New works

Feb 25, 2011

This photograph of a tree was taken last summer at Lake Tahoe.  Continuing with my experiments with image transfers, I made a print of the photograph to transfer onto canvas.  It unfortunately didn't turn out as vibrant as I had hoped, so I painted over the image.  I actually ended up covering most all of the original tree image, as evidenced by the photo on the right. 

Whenever I mix up an indigo color, I can't help but think of traditional Japanese fabric designs.  In the same way, when I use earthy reds, I think of Native American art.  You can see both of these influences in the new painting I titled Starry Sky.

To create a clear, glossy top coat, I brushed on a thick layer of acrylic gel medium.  When dry, the acrylic medium gives the painting a wet look, which is a great effect.  However, I applied the medium a little too thick, causing the turquoise paint to crack a bit.  It's not terribly noticeable, but I went ahead and added the painting to the sale section of my Etsy shop.

For the past few days, I've also been working on 100% recycled drawing paper.  Normally I create pen and ink drawings on the Kraft-like paper, but I primarily used acrylic paint this time around.  The two new works feel more like sketches to me, so I debated uploading them into my Etsy shop.  But I enjoy sketches from other artists as much as their polished works, so I decided to add the new pieces to the shop.  The one on the left is called Peak and the one on the right is Valley.


June rhymes with moon said...

love the brown paper pieces! I used to love drawing on kraft paper when there was a roll of it at school to use :)

I like that the recycled paper is eco friendly and biodegradable, but do you know if it's very permanent? I have a terror of selling something to someone and having it change color or go funky in some way. I've been using stonehenge tinted papers when I want a color but I do miss that darker, scratchier texture of kraft paper.

Cathy said...

Janelle, I have wondered about the longevity of sketch paper myself. So I price these works relatively low. Seeing that a lot of artists are using old book pages and ruled paper nowadays, I don't worry too much about the 70lb, chemical-free sketch paper I use.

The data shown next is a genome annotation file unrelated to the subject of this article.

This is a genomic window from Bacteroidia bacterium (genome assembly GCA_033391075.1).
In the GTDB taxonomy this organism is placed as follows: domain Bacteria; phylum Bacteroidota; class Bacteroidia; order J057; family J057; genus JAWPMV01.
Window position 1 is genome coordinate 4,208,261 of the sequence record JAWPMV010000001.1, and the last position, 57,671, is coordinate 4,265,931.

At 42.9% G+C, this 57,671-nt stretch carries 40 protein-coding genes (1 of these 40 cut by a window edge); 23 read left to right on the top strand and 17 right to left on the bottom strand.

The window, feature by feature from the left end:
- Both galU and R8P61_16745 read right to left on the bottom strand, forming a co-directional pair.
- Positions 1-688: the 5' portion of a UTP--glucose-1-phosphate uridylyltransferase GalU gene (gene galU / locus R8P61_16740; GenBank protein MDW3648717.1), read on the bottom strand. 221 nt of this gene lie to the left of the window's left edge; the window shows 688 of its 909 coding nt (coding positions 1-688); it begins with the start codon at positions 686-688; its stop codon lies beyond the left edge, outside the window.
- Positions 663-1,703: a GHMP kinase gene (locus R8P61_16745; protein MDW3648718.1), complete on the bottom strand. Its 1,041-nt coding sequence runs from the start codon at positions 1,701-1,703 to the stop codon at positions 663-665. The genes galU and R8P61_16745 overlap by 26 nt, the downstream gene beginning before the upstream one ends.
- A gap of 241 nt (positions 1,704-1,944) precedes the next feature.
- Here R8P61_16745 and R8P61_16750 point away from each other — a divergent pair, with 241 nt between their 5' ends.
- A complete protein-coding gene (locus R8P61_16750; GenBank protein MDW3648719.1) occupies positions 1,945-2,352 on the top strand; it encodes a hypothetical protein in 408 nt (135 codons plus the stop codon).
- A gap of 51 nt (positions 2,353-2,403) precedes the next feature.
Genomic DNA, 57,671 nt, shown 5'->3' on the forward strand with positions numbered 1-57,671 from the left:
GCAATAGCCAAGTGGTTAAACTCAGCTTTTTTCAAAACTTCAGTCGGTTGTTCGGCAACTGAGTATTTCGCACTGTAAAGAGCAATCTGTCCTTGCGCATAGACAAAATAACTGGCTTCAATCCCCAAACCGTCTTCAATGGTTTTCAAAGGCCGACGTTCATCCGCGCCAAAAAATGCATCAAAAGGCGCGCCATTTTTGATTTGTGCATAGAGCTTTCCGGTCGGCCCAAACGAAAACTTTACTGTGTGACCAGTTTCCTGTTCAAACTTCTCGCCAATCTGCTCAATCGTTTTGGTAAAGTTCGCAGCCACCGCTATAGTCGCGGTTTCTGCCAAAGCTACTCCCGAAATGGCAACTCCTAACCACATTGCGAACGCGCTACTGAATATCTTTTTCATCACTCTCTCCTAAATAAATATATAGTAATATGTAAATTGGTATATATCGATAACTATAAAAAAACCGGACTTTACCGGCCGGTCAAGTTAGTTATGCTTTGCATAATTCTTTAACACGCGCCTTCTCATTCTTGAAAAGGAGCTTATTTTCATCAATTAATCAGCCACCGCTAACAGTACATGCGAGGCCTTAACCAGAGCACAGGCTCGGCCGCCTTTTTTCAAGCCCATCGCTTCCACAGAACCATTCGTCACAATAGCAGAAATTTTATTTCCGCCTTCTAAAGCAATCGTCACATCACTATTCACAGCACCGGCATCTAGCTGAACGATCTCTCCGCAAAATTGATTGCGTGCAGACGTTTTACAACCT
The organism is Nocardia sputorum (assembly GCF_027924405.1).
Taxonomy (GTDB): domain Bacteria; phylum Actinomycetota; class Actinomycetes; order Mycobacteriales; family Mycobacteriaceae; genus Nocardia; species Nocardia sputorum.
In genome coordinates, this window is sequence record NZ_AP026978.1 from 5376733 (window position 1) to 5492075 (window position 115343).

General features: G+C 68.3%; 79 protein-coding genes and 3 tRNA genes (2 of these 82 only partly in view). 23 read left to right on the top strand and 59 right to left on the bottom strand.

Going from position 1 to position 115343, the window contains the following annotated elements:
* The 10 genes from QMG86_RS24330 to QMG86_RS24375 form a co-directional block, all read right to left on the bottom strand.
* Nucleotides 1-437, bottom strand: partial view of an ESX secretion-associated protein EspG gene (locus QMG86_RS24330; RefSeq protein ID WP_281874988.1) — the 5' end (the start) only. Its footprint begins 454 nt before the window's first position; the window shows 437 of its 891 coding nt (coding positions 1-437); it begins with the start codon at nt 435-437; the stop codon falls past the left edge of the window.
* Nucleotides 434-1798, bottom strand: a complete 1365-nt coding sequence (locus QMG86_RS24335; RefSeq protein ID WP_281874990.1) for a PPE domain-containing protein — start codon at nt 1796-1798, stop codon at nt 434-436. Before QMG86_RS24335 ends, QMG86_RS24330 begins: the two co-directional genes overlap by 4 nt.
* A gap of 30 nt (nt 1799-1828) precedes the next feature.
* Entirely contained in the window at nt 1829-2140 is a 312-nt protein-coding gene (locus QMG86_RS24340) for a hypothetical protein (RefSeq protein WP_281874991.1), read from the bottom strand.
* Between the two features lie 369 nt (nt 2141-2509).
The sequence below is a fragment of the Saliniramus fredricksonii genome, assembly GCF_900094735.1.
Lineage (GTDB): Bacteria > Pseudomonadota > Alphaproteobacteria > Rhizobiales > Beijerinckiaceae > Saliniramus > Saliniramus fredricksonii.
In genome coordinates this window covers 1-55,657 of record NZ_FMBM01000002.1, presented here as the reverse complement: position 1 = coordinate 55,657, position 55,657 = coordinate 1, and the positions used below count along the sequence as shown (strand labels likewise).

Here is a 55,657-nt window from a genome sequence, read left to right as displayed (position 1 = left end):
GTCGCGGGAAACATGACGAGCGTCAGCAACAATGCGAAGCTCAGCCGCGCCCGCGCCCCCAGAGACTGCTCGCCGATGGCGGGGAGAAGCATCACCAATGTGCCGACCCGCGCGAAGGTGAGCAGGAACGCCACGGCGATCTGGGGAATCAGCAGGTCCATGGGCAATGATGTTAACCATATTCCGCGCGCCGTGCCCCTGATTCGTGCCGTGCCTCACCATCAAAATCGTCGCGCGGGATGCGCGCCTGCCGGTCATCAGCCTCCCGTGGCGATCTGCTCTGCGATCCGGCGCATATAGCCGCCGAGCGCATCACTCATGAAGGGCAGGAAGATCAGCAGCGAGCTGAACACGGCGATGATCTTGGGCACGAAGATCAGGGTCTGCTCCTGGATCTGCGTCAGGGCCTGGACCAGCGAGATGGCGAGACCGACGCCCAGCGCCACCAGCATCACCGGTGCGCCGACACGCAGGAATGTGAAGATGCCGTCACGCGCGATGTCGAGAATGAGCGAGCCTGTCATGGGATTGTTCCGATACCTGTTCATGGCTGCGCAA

I also think most people who buy art created on sketch paper understand that the material is not museum quality. Although the last time I went to the Portland Art Museum, there was a whole wall of Richard Tuttle's watercolor drawings on notebook paper!

gretchenmist . . . {belinda} said...

i LOVE the sketch on the left. you and i are in sync with colours!! i'm just working with these colours in a new painting!

interesting about the longevity of papers. so many people buy beautiful work made with the best quality materials and put them into ikea frames and mounts {nothing acid-free there}.

i think it's good that you put them into your shop.

June rhymes with moon said...

that makes a lot of sense, Cathy. I agree, people should understand the difference. I think I would feel obligated to make sure that a buyer knew what kind of material I used and then I would be afraid it would put them off. so I've been avoiding the issue by not selling anything that might not be that permanent :)

Belinda, I actually use some ikea frames and other ready-made frames when I'm exhibiting...I think it's fine as long as I replace the mats and put a backing in behind the piece = nothing touching the piece itself that's not acid free. and I have a vague memory that ikea is now selling acid free mats in the frames...? but they definitely weren't acid free before.

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